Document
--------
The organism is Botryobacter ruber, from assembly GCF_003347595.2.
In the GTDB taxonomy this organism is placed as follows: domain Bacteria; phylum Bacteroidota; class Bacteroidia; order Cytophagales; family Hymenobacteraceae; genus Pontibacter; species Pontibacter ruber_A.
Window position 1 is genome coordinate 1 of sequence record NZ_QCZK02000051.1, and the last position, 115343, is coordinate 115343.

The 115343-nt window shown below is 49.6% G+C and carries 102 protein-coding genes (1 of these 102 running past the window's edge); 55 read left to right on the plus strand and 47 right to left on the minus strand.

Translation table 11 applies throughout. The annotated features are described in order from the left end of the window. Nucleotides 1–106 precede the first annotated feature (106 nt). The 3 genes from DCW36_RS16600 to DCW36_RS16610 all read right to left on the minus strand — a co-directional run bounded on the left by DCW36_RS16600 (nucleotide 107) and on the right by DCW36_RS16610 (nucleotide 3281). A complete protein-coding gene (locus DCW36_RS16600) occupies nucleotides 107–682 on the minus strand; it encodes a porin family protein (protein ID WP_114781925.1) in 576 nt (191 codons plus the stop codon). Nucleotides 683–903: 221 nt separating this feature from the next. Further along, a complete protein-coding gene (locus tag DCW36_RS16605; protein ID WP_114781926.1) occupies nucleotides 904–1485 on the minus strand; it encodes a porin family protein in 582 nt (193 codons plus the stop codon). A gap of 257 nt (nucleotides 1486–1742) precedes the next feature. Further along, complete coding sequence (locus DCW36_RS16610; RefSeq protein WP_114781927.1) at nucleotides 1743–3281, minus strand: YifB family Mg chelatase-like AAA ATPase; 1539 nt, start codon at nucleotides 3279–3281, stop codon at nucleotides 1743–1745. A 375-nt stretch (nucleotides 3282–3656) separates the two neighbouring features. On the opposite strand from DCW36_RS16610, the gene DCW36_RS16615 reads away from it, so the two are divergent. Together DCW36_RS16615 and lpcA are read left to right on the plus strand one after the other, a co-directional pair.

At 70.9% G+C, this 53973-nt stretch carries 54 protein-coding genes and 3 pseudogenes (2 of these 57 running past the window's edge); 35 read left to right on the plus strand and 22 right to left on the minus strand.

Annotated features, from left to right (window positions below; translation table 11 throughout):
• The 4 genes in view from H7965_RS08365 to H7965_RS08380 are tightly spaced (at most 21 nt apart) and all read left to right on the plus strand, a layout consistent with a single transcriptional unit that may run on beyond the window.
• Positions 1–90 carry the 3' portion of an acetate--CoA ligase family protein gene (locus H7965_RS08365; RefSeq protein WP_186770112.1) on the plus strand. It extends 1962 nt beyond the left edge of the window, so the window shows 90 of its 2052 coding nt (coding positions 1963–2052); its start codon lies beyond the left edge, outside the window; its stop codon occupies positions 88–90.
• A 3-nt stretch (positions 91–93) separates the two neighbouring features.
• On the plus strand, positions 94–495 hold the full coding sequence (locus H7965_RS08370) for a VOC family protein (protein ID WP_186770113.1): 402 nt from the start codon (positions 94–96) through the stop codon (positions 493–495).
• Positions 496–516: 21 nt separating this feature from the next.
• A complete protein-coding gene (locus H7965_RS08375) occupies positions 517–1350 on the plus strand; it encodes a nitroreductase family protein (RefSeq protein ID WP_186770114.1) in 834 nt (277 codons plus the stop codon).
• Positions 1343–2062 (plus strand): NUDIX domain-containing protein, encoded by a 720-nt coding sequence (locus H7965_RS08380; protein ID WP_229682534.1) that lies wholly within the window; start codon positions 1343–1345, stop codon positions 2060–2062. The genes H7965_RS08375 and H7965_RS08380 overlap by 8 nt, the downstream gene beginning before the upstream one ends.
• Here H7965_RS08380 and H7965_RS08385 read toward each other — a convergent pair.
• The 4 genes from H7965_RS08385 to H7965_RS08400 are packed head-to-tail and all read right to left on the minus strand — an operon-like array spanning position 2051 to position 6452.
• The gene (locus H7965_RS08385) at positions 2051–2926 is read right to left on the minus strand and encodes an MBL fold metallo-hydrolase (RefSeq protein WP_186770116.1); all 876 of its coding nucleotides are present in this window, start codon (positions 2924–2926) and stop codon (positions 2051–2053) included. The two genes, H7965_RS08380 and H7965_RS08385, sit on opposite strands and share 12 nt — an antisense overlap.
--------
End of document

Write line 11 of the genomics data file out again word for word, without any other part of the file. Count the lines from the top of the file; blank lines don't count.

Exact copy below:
• On the plus strand, positions 94–495 hold the full coding sequence (locus H7965_RS08370) for a VOC family protein (protein ID WP_186770113.1): 402 nt from the start codon (positions 94–96) through the stop codon (positions 493–495).